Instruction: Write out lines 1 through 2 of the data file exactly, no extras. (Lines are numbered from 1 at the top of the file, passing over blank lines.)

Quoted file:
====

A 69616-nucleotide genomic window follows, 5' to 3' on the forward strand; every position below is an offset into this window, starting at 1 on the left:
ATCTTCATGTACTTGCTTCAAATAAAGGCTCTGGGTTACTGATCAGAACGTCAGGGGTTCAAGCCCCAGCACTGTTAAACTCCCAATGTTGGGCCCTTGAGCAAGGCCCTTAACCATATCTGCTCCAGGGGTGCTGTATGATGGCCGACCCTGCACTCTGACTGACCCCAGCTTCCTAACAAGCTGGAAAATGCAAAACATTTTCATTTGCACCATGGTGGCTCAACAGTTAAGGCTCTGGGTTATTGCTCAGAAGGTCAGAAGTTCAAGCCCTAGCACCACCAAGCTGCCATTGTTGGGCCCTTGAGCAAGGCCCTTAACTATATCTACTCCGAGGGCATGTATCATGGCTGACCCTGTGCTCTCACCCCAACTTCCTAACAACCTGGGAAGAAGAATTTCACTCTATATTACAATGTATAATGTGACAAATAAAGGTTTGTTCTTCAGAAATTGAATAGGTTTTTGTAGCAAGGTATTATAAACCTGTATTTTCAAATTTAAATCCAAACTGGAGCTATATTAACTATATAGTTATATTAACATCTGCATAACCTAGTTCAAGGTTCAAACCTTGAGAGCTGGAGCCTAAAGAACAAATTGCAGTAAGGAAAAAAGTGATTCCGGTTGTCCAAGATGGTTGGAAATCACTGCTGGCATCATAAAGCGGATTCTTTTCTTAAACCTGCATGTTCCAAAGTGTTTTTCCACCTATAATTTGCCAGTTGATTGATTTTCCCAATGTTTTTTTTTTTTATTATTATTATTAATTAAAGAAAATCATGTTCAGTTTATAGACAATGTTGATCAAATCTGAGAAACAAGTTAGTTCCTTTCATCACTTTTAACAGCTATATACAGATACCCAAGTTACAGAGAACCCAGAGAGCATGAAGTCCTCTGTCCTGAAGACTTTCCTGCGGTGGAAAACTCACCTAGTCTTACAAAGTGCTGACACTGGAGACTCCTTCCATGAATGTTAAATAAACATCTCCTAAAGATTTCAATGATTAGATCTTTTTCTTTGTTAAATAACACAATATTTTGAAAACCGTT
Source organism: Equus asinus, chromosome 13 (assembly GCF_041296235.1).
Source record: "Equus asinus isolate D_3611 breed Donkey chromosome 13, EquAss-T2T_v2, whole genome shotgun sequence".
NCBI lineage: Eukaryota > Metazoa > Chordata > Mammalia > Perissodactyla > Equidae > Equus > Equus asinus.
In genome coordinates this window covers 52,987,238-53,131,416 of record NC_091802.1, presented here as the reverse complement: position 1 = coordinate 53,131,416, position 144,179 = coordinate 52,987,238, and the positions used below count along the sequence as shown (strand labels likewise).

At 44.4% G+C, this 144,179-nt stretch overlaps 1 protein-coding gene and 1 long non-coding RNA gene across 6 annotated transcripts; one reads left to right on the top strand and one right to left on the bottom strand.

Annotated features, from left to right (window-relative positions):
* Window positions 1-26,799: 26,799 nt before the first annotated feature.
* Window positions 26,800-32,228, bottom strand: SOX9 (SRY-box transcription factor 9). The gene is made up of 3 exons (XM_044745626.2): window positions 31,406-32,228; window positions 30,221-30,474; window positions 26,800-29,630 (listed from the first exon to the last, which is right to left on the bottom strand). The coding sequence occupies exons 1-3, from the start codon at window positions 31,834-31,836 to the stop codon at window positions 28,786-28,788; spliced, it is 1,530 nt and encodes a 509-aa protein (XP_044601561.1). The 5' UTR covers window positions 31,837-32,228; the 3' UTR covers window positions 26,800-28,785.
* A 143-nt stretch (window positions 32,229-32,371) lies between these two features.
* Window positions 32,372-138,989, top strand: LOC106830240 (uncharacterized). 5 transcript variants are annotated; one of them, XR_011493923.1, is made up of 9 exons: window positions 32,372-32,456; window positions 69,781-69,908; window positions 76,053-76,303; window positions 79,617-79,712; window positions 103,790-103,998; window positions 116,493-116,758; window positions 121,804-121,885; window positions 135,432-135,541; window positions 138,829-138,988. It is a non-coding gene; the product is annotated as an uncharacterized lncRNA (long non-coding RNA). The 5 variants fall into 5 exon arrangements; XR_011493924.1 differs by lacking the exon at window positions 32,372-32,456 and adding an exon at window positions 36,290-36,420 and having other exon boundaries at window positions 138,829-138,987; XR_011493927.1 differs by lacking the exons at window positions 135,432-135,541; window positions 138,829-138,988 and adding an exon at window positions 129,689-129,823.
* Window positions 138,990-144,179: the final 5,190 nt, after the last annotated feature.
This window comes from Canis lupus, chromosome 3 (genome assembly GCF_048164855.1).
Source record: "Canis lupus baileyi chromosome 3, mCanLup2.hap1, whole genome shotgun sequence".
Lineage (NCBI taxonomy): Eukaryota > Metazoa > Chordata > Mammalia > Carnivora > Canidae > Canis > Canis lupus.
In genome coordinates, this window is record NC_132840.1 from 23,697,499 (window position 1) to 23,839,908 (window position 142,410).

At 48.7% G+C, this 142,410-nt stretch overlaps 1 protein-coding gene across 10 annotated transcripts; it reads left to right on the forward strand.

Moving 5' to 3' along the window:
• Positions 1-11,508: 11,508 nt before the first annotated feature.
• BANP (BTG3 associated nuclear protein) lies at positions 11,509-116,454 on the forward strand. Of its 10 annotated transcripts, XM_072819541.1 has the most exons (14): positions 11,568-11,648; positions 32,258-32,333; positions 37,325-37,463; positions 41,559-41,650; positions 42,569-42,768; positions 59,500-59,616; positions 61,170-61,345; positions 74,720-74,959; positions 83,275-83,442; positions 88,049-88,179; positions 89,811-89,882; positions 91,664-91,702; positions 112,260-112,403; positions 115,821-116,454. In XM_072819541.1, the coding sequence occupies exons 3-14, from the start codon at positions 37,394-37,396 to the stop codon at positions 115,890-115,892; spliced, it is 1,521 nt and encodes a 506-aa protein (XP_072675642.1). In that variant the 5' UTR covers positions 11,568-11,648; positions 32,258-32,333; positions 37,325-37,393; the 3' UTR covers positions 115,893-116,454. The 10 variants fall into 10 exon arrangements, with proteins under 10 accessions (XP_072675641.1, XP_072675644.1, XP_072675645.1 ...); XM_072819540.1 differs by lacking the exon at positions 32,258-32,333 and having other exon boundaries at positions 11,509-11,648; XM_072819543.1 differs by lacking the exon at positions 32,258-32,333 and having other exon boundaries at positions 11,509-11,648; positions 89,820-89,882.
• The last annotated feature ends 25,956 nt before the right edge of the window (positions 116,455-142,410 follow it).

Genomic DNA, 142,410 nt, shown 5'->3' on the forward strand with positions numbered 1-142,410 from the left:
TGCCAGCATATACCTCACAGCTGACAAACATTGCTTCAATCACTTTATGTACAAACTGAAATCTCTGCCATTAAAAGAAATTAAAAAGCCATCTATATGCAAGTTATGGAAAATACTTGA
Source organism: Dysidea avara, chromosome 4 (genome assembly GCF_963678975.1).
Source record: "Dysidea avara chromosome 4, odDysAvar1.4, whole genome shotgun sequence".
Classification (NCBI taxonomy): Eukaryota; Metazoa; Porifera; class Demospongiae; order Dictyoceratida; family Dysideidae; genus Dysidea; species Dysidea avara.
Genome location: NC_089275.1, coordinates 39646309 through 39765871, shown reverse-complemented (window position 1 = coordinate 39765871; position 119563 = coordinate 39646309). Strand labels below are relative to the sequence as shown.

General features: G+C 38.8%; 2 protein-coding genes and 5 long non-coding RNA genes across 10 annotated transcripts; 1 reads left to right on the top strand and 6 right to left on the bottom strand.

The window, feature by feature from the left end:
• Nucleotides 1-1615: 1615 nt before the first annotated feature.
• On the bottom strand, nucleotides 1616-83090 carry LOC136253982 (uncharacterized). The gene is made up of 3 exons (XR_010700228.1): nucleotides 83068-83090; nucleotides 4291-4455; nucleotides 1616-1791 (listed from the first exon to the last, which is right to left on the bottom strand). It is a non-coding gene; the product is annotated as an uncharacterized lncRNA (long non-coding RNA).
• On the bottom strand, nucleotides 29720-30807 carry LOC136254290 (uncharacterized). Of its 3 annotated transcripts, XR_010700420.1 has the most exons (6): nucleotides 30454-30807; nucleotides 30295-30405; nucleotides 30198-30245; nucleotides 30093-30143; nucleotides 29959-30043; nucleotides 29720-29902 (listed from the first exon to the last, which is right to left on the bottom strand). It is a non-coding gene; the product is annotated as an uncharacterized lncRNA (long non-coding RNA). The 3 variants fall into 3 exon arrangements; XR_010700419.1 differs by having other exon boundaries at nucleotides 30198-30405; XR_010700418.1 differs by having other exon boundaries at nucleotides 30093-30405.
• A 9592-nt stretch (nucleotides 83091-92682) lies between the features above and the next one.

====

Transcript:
A 69616-nucleotide genomic window follows, 5' to 3' on the forward strand; every position below is an offset into this window, starting at 1 on the left:
ATCTTCATGTACTTGCTTCAAATAAAGGCTCTGGGTTACTGATCAGAACGTCAGGGGTTCAAGCCCCAGCACTGTTAAACTCCCAATGTTGGGCCCTTGAGCAAGGCCCTTAACCATATCTGCTCCAGGGGTGCTGTATGATGGCCGACCCTGCACTCTGACTGACCCCAGCTTCCTAACAAGCTGGAAAATGCAAAACATTTTCATTTGCACCATGGTGGCTCAACAGTTAAGGCTCTGGGTTATTGCTCAGAAGGTCAGAAGTTCAAGCCCTAGCACCACCAAGCTGCCATTGTTGGGCCCTTGAGCAAGGCCCTTAACTATATCTACTCCGAGGGCATGTATCATGGCTGACCCTGTGCTCTCACCCCAACTTCCTAACAACCTGGGAAGAAGAATTTCACTCTATATTACAATGTATAATGTGACAAATAAAGGTTTGTTCTTCAGAAATTGAATAGGTTTTTGTAGCAAGGTATTATAAACCTGTATTTTCAAATTTAAATCCAAACTGGAGCTATATTAACTATATAGTTATATTAACATCTGCATAACCTAGTTCAAGGTTCAAACCTTGAGAGCTGGAGCCTAAAGAACAAATTGCAGTAAGGAAAAAAGTGATTCCGGTTGTCCAAGATGGTTGGAAATCACTGCTGGCATCATAAAGCGGATTCTTTTCTTAAACCTGCATGTTCCAAAGTGTTTTTCCACCTATAATTTGCCAGTTGATTGATTTTCCCAATGTTTTTTTTTTTTATTATTATTATTAATTAAAGAAAATCATGTTCAGTTTATAGACAATGTTGATCAAATCTGAGAAACAAGTTAGTTCCTTTCATCACTTTTAACAGCTATATACAGATACCCAAGTTACAGAGAACCCAGAGAGCATGAAGTCCTCTGTCCTGAAGACTTTCCTGCGGTGGAAAACTCACCTAGTCTTACAAAGTGCTGACACTGGAGACTCCTTCCATGAATGTTAAATAAACATCTCCTAAAGATTTCAATGATTAGATCTTTTTCTTTGTTAAATAACACAATATTTTGAAAACCGTT